Why church matters: a lesson in weology

 It’s theologically incorrect to say, “All you need is God.” When we say this, we’re forgetting our weology.

What’s weology?

In the perfect world God created before sin, God saw one man surrounded by flawless paradise on all sides and said, “It’s not good for man to be alone.” (Genesis 2:18)

What? How can that be?

God was in community with himself (the Father, Son and Holy Spirit). But at this point in the narrative, Adam was not in community with another human being as God designed. Yes, Adam had an intimate relationship with God. It was unhindered by sin at this point, and undoubtedly he enjoyed God’s awesome creation. But he didn’t have another human being “suitable” with whom he could live in community. So God declared it was “not good.”

Then God made Adam a friend, a partner, and, yes, a lover.

But don’t check out yet.

This post is NOT about marriage.

A photo by Sidharth Bhatia. unsplash.com/photos/YbRd8Qqem_Y

It’s about our God-given need for human community. (Think about it. It’s possible to be married and not live in real community with each other. It’s also possible to be single and enjoy living in true community with others.)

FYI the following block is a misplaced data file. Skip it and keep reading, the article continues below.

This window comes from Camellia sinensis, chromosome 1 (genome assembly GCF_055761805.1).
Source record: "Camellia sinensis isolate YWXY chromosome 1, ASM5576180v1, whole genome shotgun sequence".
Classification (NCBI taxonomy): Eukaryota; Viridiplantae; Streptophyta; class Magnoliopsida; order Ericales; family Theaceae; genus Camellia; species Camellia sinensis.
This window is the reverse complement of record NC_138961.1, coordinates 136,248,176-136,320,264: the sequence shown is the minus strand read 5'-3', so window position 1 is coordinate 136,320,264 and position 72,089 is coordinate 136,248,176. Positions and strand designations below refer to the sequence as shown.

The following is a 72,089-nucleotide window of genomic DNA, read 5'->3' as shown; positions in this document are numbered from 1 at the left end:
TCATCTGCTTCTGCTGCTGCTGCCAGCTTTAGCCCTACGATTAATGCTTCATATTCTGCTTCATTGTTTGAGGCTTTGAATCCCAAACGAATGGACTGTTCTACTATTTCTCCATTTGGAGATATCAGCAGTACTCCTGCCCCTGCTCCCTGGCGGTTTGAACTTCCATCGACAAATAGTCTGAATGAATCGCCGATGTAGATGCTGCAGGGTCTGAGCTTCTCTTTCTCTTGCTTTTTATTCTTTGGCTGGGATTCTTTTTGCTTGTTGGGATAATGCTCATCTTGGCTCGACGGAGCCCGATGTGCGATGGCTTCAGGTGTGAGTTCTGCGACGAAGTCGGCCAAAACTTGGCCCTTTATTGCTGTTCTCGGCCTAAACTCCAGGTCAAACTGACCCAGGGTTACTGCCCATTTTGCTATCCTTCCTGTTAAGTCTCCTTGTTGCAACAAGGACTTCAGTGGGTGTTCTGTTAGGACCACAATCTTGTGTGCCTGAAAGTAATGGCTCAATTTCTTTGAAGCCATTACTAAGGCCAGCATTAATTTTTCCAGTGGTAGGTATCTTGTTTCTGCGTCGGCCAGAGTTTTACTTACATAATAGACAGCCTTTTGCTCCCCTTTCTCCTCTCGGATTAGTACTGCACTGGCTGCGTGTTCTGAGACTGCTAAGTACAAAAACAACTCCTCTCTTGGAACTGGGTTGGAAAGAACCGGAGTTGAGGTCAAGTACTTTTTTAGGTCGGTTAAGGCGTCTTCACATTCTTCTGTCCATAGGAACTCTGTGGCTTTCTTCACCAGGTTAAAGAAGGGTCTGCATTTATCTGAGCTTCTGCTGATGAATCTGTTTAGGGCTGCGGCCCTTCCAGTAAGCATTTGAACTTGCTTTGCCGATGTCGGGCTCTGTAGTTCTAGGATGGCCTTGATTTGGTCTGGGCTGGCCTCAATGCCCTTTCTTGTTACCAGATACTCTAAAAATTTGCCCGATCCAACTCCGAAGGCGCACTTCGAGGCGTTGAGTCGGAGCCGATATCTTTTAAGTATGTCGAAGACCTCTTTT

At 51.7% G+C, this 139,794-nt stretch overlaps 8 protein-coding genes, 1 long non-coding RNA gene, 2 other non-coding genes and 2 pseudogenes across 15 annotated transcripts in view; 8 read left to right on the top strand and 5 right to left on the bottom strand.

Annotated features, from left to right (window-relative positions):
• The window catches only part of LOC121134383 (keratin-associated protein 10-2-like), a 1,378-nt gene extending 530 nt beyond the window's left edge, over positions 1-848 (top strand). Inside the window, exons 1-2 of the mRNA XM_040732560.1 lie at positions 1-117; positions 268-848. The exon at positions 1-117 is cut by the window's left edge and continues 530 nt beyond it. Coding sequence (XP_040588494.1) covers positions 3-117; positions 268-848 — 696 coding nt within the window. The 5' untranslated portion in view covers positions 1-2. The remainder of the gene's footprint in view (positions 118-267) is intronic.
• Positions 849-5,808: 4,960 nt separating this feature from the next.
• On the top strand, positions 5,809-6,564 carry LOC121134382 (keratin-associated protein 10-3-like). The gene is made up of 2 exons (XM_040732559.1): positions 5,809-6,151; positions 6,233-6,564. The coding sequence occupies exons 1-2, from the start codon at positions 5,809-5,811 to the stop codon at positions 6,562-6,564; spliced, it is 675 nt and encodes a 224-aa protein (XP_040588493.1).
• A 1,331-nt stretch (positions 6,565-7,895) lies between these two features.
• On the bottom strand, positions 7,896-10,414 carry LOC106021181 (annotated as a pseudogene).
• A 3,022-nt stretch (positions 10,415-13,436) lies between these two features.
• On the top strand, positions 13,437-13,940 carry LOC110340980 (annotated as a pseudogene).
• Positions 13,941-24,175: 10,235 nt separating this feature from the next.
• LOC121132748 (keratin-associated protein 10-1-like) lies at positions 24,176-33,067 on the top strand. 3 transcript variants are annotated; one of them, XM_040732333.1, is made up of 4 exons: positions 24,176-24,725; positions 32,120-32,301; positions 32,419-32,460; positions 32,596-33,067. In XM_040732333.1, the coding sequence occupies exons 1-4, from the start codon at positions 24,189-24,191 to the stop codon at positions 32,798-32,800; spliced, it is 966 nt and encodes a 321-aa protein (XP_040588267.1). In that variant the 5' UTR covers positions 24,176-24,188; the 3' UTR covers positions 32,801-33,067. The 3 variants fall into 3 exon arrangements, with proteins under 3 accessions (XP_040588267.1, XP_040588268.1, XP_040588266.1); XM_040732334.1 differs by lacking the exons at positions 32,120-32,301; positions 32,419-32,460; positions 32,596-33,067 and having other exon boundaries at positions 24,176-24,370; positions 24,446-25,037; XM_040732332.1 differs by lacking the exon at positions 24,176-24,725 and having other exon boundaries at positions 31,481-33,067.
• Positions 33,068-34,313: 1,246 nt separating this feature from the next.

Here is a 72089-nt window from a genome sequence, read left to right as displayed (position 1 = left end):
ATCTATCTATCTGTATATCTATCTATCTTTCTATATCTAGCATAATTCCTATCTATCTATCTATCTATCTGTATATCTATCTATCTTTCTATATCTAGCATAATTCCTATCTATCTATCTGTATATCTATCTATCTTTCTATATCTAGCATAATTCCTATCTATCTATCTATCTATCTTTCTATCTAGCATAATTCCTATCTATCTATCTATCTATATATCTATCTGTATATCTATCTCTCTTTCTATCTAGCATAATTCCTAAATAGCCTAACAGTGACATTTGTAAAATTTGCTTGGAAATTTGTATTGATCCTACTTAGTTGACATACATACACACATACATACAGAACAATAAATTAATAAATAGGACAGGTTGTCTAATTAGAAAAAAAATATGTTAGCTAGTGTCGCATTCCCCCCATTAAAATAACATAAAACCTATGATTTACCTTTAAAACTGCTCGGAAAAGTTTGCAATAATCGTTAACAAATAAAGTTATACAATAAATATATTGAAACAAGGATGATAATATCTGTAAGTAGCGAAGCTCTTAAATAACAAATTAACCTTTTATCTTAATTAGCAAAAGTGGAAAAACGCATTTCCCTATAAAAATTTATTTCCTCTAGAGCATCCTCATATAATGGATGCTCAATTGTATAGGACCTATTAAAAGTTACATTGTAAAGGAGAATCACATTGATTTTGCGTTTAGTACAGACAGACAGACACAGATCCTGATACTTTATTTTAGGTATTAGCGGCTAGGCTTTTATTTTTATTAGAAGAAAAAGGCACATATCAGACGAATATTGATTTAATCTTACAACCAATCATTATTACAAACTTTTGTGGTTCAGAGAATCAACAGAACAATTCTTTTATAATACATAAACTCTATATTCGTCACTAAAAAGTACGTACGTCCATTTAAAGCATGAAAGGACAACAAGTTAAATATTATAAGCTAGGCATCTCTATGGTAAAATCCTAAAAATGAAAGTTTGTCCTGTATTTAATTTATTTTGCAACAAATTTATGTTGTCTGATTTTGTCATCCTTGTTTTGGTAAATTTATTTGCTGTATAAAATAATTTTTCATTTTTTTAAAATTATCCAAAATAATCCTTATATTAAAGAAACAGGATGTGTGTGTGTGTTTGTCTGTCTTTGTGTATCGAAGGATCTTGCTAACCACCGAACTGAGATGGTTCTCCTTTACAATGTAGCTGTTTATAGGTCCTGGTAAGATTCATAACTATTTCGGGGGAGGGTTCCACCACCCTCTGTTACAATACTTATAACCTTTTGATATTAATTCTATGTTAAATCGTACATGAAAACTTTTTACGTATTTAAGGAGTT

I believe the first two chapters of the Bible show us clearly that God craves for us to be in community with him and with each other.

God himself doesn’t think that we only need him.

This is why I contend that it’s theologically incorrect to say, “All you need is God.” The biblical truth is: We need God and each other. Good theology is weology.

And that’s just one reason why church matters.

Want to turn your friendships into disciplemaking friendships?

Becoming a safe place

[Psst, here’s a secret: Middle schoolers are some of our favorite people. This post is part of our Batteries Included collection just for people who invest in this awkward, amazing age group. f you’re a youth leader, parent or teacher who spends time with middle schoolers, this is for you. If you’re not—share it with a friend who is!]

I often challenge our middle school students to make our group their safe place. They get cut-down and kicked around enough everywhere else. As people of God, we’re called to be different—to be full of the grace and truth of Jesus. This is a brand new concept for most middle schoolers.

Following Jesus isn’t “safe”—it’s full of risk and adventure. But fostering an accepting, loving environment gives students the courage to trust the dangerous message of Christ.

(Actually, I think this is the same for adults.)

And if we’re going to follow Jesus together, we need to build an environment of trust and kindness—the kind that flows out of mutual community.

I know, I know, this all sounds good…except that I mentioned this is middle schoolers we’re talking about, right???